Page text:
"That painting," she said, walking around him to stand in front of it. "It's the house where the Santiago family was living when they disappeared."
"I'm sorry. Were they friends of yours?"
"Not likely. I wasn't even born when they went missing."
"My daughter's studying to become a forensics scientist," her mother said, almost apologetically.
"That's interesting," Matthew said. "How did you choose that for a career?"
"It kind of chose me." She didn't bother to explain; her attention was focused on the painting. She barely managed a "nice to meet you" when the surgeon and his mother moved on.
"You certainly scared him off fast enough," Evelyn said. "I'm assuming that was your purpose in fawning over that macabre painting."
"It's not just a painting. That's the house on Cape Diablo."
Her mother stepped back, tilted her head slightly and studied the picture. "What's Cape Diablo?"
"One of the mangrove islands off the coast. It's not that far from here."
"The bougainvillea looks as if it's bleeding all over that decaying villa. It's repulsive."
So were the facts. A wealthy but scandalous drug runner, his wife and two children had disappeared from the house and the island thirty years ago. The only clue to what might have happened to them was splattered blood found in the boathouse.
The crime had fascinated Jaci since she was eleven and had heard her father and his partner talking about it one night when they'd thought she was asleep.
"I can't imagine why an artist would want to create something so morbid," Evelyn said.
"That's nothing compared with what you hear and see on the nightly news."
Her mother put her hand on Jaci's shoulder. "You are so much like your father."
The hint of melancholy in her voice surprised Jaci almost as much as the mention of her father did. He'd been dead eleven years and they'd been divorced for three before that. Her mother probably hadn't mentioned his name a dozen times since the divorce, and never since his funeral.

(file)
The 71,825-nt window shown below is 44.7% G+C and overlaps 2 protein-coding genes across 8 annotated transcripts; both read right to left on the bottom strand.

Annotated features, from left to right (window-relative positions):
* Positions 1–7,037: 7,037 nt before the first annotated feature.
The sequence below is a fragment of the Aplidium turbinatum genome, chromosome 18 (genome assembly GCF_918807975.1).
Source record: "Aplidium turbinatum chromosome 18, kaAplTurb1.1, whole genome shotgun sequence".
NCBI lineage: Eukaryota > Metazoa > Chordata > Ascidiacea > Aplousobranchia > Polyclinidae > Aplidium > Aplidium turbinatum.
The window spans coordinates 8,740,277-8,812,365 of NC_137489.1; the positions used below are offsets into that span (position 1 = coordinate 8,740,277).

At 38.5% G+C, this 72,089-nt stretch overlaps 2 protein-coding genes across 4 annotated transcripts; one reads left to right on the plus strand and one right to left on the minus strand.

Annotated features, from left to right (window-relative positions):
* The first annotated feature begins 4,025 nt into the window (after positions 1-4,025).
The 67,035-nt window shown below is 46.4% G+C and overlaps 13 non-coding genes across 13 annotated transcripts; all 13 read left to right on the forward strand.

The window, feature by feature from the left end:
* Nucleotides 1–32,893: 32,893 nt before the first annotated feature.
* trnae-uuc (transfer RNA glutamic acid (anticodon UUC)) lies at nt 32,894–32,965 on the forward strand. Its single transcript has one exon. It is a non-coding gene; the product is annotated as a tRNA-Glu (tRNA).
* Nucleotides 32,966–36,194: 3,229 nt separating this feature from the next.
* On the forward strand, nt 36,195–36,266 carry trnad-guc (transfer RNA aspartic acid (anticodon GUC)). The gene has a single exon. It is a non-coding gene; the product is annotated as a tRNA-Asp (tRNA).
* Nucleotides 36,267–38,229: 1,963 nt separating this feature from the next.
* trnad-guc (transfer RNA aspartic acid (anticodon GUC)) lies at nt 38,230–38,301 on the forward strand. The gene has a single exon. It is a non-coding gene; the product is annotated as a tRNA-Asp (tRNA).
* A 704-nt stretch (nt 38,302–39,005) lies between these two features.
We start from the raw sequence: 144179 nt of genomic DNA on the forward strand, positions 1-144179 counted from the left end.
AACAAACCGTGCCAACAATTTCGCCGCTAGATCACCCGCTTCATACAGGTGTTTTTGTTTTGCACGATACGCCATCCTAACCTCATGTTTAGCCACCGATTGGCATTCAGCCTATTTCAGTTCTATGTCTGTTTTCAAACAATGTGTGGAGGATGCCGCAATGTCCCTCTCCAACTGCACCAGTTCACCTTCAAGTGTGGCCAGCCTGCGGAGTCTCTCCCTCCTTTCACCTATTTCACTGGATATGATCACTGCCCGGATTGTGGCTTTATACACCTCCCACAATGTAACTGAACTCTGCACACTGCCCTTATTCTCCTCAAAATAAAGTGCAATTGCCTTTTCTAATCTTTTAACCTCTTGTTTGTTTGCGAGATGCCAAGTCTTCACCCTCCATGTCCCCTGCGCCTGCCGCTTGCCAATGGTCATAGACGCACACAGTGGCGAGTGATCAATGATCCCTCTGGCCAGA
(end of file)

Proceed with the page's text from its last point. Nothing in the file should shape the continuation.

All Jaci had known of the facts surrounding the divorce was that it had broken her dad's heart. It had broken hers, as well. And Clarence Harding III's entrance into the picture so soon after hadn't made matters any better.
Jaci stepped closer to the painting and studied the artist's signature, "W. St. Clair." It was almost hidden in the trunk of a mangrove in the bottom right corner of the canvas.
Her mother had already moved on. Jaci joined her in front of a painting of a blue heron perched on the bow of a sinking sailboat. "Are you familiar with the work of W. St. Clair?" Jaci asked.
"No. Is that who painted that horrid picture?"
"Then I don't plan to become familiar with his work."
His? Maybe. But Jaci had the feeling the painting had been done by a woman. She wasn't sure why.
"Do you have a pen?"
Her mother fished a silver ballpoint from her Prada handbag and handed it to her. Jaci scribbled the artist's name on the napkin she'd been holding under her champagne glass, then slipped the napkin into her skirt pocket as she returned the pen.
"You surely aren't thinking of buying that painting," her mother said. "The house looks as if it came straight from a nightmare."
"On my budget? Are you kidding? I'm just curious about the artist. But the Santiago disappearance would make a fascinating subject for my culminating project. And it's nearby," she added, thinking aloud more than making conversation.
"You wouldn't actually visit Cape Fear, would you?"
"Cape Diablo, Mother, and there's no reason not to go there. It's a nice quiet, secluded island amid ten thousand others in the Gulf of Mexico."
"I don't like it. In fact, I'm getting a really bad feeling about the place."
So was Jaci. It was probably the crimson paint splattered like fresh blood. But she was desperate for a project, and the murder case was still as much a mystery as it had been thirty years ago.
Besides, there was nothing to fear on the island—nothing but isolation and an aging mansion that likely held deadly secrets hidden within its crumbling walls. All within an hour of the mainland by a fast boat.
The night hadn't been a waste, after all.